When Dick and I travel we love to check out the local bike shops. We used to seek out the high-profile traditional bike shops selling everything from kids bikes to high-end racing machines. But more and more, we’re gravitating toward shops featuring city bikes, like Clever Cycles in Portland, My Dutch Bike in San Francisco and WorkCycles in Amsterdam. Before we arrived in New York I already knew I wanted to visit Adeline Adeline.
Founded as an alternative to traditional sport bicycle shops, Adeline Adeline offers a boutique experience with stylish bicycles and accessories that are as artful in design as they are functional to ride. After reading glowing reviews about them and browsing their online catalog, I had to see Adeline Adeline in person.
I was not disappointed. Their selection of European city bikes is extensive and their bags alone will keep me coming back again and again after I’m home. ‘Cause you know, there’s always room for another bicycle bag even when there’s not room for another bicycle.
Have you stumbled upon shops while traveling that you wish you had back home? Where were they and why?
Dress: Chaka dress by Horny Toad
Bag: Truckette bag by Queen Bee
Shoes 1: Mesh and Leather flats by Privo << the most comfortable and versatile walking/travel shoes ever!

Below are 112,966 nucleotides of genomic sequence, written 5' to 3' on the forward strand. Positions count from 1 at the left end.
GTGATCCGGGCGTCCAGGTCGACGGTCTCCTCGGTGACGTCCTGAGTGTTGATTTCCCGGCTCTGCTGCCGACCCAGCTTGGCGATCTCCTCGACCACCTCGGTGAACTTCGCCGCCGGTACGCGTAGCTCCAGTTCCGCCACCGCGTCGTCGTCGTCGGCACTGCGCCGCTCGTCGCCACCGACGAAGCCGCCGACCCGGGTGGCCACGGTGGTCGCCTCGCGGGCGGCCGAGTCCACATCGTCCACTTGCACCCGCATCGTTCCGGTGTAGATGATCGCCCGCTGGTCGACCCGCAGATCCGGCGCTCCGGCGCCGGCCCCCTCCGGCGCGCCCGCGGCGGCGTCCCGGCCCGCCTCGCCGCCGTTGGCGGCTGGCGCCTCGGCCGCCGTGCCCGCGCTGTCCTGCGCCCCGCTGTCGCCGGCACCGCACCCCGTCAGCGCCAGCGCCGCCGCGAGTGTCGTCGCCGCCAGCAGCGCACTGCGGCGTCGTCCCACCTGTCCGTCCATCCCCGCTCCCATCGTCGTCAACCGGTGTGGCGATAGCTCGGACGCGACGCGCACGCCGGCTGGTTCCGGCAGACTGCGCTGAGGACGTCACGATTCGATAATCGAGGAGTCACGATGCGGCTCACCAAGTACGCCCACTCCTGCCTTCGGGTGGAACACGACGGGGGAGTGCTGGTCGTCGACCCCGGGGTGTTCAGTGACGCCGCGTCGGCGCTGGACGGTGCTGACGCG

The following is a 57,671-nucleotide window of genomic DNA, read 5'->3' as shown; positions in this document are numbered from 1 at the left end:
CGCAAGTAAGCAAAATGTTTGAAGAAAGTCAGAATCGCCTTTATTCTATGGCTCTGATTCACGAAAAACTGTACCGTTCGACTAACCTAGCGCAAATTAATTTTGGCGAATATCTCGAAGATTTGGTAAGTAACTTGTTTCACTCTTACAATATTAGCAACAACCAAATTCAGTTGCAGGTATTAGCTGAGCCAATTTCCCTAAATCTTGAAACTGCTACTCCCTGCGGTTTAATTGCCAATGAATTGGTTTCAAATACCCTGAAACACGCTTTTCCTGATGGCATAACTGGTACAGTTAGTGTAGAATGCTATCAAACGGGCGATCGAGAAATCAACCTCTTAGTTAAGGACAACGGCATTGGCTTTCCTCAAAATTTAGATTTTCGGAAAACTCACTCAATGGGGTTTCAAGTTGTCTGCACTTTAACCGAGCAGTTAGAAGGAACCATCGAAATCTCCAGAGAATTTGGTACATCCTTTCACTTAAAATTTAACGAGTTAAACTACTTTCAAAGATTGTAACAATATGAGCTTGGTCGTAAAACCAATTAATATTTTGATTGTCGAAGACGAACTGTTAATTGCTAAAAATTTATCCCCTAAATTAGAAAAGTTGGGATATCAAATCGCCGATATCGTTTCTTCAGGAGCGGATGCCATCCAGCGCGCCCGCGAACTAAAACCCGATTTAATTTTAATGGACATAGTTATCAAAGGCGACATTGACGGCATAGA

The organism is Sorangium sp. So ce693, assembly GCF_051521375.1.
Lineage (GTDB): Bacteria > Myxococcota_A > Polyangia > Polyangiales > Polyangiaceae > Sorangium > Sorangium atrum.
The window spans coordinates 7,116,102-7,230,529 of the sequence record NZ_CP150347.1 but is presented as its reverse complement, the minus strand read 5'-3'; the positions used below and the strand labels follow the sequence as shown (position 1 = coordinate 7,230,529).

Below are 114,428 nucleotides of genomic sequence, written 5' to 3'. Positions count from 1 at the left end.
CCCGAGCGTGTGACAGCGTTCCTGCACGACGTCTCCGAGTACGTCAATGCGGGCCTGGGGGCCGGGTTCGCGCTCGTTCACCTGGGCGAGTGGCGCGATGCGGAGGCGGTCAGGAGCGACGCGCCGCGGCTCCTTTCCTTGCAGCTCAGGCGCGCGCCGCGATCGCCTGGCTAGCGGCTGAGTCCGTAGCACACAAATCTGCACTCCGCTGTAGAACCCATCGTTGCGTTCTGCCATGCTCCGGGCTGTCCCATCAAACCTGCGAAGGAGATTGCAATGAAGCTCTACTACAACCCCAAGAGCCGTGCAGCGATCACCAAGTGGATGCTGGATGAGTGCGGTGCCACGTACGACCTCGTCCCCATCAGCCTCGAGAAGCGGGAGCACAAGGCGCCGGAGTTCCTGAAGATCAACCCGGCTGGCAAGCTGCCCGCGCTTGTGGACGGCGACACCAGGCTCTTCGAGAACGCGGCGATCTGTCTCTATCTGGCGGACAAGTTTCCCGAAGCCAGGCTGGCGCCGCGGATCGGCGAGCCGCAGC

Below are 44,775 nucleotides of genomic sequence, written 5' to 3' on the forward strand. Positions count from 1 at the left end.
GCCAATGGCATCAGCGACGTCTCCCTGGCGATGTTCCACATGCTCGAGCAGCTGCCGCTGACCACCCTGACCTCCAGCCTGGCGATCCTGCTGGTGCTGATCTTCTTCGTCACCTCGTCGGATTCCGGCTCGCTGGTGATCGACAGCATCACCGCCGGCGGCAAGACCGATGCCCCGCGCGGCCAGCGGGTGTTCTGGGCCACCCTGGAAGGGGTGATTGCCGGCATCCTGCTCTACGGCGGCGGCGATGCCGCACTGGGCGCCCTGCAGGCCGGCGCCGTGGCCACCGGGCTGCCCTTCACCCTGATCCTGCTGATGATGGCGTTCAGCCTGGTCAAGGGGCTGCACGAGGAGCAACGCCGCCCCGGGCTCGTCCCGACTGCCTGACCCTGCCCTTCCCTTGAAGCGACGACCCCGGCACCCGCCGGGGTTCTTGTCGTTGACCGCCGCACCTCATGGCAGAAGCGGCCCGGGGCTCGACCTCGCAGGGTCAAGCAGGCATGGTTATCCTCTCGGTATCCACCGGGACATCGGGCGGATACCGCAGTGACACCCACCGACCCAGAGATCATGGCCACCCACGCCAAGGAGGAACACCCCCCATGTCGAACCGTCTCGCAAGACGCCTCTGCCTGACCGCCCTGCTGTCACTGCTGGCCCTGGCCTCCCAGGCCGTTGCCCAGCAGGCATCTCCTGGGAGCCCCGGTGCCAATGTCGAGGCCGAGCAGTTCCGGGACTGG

Shoes 2: Strappy beweled heels by Nine West.
You can’t say you’ve experienced New York City until you’ve ridden the subway. Besides, between the $30 per day cost of renting bikes in NYC and how intense our ride was yesterday, we opted to take the subway to visit the Metropolitan Museum of Art. I was also curious to compare taking the subway to taking the bike.
The Google Maps transit option recommended we take the A-C blue line from Penn Station to 86th, then walk across Central Park to the museum at 82nd and 5th Avenue. Buying subway tickets was fast, easy and not too expensive at $2.50. But Dick’s ticket wouldn’t open the turnstile, so he had to ask the ticket agent for help. Twice. Also, we had a hard time figuring out whether we should take the A and C lines. The fact that the subway didn’t having a system map posted in the station didn’t help.